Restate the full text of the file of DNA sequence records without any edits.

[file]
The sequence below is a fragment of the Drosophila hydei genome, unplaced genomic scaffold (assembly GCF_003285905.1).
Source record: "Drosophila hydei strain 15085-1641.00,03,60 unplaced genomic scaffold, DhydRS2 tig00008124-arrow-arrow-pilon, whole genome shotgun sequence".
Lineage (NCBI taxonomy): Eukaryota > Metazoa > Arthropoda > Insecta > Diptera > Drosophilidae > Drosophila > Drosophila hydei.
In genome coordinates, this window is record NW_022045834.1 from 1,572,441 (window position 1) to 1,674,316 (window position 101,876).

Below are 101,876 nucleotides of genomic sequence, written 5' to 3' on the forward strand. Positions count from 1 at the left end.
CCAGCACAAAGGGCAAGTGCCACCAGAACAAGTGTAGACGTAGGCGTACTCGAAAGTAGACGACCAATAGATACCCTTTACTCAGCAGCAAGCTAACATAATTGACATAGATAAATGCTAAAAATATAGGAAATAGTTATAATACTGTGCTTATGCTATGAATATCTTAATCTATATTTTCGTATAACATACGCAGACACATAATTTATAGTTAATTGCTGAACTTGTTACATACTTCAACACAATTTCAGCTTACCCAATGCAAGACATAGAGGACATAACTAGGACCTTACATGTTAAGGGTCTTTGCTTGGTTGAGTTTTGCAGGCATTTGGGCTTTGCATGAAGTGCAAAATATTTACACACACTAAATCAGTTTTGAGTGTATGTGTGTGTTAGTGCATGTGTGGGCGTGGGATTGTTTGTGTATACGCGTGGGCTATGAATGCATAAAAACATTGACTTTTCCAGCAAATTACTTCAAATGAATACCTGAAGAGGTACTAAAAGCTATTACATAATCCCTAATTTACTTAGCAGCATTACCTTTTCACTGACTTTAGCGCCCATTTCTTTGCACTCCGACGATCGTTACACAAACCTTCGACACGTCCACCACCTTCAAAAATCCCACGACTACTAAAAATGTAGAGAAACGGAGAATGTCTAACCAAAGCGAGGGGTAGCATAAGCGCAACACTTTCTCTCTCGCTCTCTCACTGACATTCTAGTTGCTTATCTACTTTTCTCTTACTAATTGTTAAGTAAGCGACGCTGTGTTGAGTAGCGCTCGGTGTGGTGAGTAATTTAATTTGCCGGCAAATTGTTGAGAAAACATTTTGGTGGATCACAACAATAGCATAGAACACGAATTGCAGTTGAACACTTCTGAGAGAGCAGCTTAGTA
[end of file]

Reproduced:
The sequence below is a fragment of the Drosophila hydei genome, unplaced genomic scaffold (assembly GCF_003285905.1).
Source record: "Drosophila hydei strain 15085-1641.00,03,60 unplaced genomic scaffold, DhydRS2 tig00008124-arrow-arrow-pilon, whole genome shotgun sequence".
Lineage (NCBI taxonomy): Eukaryota > Metazoa > Arthropoda > Insecta > Diptera > Drosophilidae > Drosophila > Drosophila hydei.
In genome coordinates, this window is record NW_022045834.1 from 1,572,441 (window position 1) to 1,674,316 (window position 101,876).

Below are 101,876 nucleotides of genomic sequence, written 5' to 3' on the forward strand. Positions count from 1 at the left end.
CCAGCACAAAGGGCAAGTGCCACCAGAACAAGTGTAGACGTAGGCGTACTCGAAAGTAGACGACCAATAGATACCCTTTACTCAGCAGCAAGCTAACATAATTGACATAGATAAATGCTAAAAATATAGGAAATAGTTATAATACTGTGCTTATGCTATGAATATCTTAATCTATATTTTCGTATAACATACGCAGACACATAATTTATAGTTAATTGCTGAACTTGTTACATACTTCAACACAATTTCAGCTTACCCAATGCAAGACATAGAGGACATAACTAGGACCTTACATGTTAAGGGTCTTTGCTTGGTTGAGTTTTGCAGGCATTTGGGCTTTGCATGAAGTGCAAAATATTTACACACACTAAATCAGTTTTGAGTGTATGTGTGTGTTAGTGCATGTGTGGGCGTGGGATTGTTTGTGTATACGCGTGGGCTATGAATGCATAAAAACATTGACTTTTCCAGCAAATTACTTCAAATGAATACCTGAAGAGGTACTAAAAGCTATTACATAATCCCTAATTTACTTAGCAGCATTACCTTTTCACTGACTTTAGCGCCCATTTCTTTGCACTCCGACGATCGTTACACAAACCTTCGACACGTCCACCACCTTCAAAAATCCCACGACTACTAAAAATGTAGAGAAACGGAGAATGTCTAACCAAAGCGAGGGGTAGCATAAGCGCAACACTTTCTCTCTCGCTCTCTCACTGACATTCTAGTTGCTTATCTACTTTTCTCTTACTAATTGTTAAGTAAGCGACGCTGTGTTGAGTAGCGCTCGGTGTGGTGAGTAATTTAATTTGCCGGCAAATTGTTGAGAAAACATTTTGGTGGATCACAACAATAGCATAGAACACGAATTGCAGTTGAACACTTCTGAGAGAGCAGCTTAGTA